1. The Domesticated Afterlife By Scott Finch (Antenna) – A decade in the making, Finch’s breathtakingly unique book is a seamless marriage of the literary and the visual in service of telling a multi-faceted but absolutely singular story with an equally singular worldview. Not exactly an anarchist anti-domestication text per se, although such sentiments surely inform it, I would argue that it’s more an emotive exploration of what is lost when the conscious and unconscious are bifurcated and dreaming itself is colonized by pedestrian rationality. Featuring a complex and enthralling set of contrasting symbols and mythologies, this is no mere exercise in “world-building,” but rather an act of reality creation that stands as a testament to the transformational power of imagination.

And that, my friends, is a wrap — not only on these lists, but on Four Color Apocalypse for the year 2021. I’ll be back in early January (that’s next week, so it’s not like I’m taking some long “break” or anything) with the first reviews of the new year, but until then, if you want more, there’s always my Patreon, which I update three times per week and can be found by going over to

The Allure Of “Lure”

“There is another world. There is a better world. Well, there must be.”

Or so The Smiths — and, a few years later, Grant Morrison — would have us believe, but if there’s one thing the billionaire space race has taught us, it’s that these assholes are looking to commodify everything, Earthbound and otherwise, in their dick-measuring contest writ large. One of the most remarkable things about Lane Milburn’s new full-length hardback graphic novel, Lure (Fantagraphics, 2021), though, is that he started work on it some five years ago, long before Bezos, Branson, Musk, and their ilk decided the stars were their destination.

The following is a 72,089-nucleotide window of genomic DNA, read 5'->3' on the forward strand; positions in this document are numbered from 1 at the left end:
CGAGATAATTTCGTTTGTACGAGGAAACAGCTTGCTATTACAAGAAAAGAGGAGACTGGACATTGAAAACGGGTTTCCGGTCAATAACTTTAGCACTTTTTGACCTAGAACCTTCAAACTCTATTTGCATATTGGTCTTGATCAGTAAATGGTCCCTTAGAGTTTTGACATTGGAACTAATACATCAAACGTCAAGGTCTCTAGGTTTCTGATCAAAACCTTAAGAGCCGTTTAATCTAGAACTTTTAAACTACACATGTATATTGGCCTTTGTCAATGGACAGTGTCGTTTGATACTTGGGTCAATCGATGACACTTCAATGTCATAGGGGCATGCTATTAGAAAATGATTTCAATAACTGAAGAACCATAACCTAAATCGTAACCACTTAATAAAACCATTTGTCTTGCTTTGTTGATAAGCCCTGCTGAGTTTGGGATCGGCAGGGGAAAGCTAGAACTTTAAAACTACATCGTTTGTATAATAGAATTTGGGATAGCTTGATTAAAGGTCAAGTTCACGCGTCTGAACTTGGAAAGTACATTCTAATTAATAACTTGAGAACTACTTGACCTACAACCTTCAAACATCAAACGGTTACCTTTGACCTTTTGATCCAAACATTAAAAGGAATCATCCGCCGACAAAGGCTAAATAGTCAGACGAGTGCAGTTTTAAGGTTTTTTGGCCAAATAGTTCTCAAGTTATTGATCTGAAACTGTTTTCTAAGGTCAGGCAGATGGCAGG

Okay, there’s one wrinkle in that it is Earth’s fictitious twin planet of Lure (hence the title) that the story’s Amazon stand-in has set its sights on for capitalist exploitation, but other than that you’ve gotta say that this is an eerily predictive slice of sci-fi, in addition to being a thoughtfully-written and gorgeously-rendered one. Our main protagonist, Jo, and her friends/co-workers are very much like people you and I know (if you’ll forgive the assumption that your social circle isn’t entirely dissimilar to my own) in that they’re artists making ends meet by voluntarily conscripting their creativity in service of “The Man,” but the stakes here are higher than than those attendant with, say, building a sculpture garden on a Silicon Valley corporate “campus”: if their 3-D holographic show goes off as planned, the world’s business and political leaders will be “all in” on a plan to let the Earth go to rot and kick off a new era of economic imperialism all over again under the unsullied (for now, at any rate) skies of our largely-aquatic neighbor world. So, yeah — it’s fair to say Milburn’s cosmic playground is equal parts eminently relatable and decidedly less so.

As you’ve no doubt picked up on, the allegorical value of this book is in no way subtle, but Milburn eschews heavy-handedness by making it a character study first and foremost — in fact, if there’s one (admittedly minor) criticism I’d level here it’s that the fluidity and ease with which he draws us into these people’s lives is almost too successful for its own good. The pacing is naturalistic, unhurried, even bordering on the lyrical for the first 95% of the story and then, bam! We get an out-of-left-field ending that’s admittedly effective, but nevertheless both sudden and open to all kinds of interpretation. I’ll be the first to admit that the more I thought about the story’s final act the more I liked it — and the less rushed it seemed in retrospect — but at the same time, I could’ve happily spent another hundred pages (at least) immersed in the various trials, travails, and tribulations of Jo and her friends.

Still, it’s always better to leave readers wanting than it is to overstay one’s welcome, and Milbun is first and foremost a highly intuitive artist : he knew when he’d said all that he had to say with these characters and proceeded to give his narrative a jarring, but entirely apropos, finale rather than belabor any of the points he was making. I respect the hell out of that even if it means a more concise book than I might have wanted personally — but seriously, how many readers other than myself are going to consider 192 pages to be “too short” in the first place? I don’t know much, it’s true, but I know when I’m standing alone.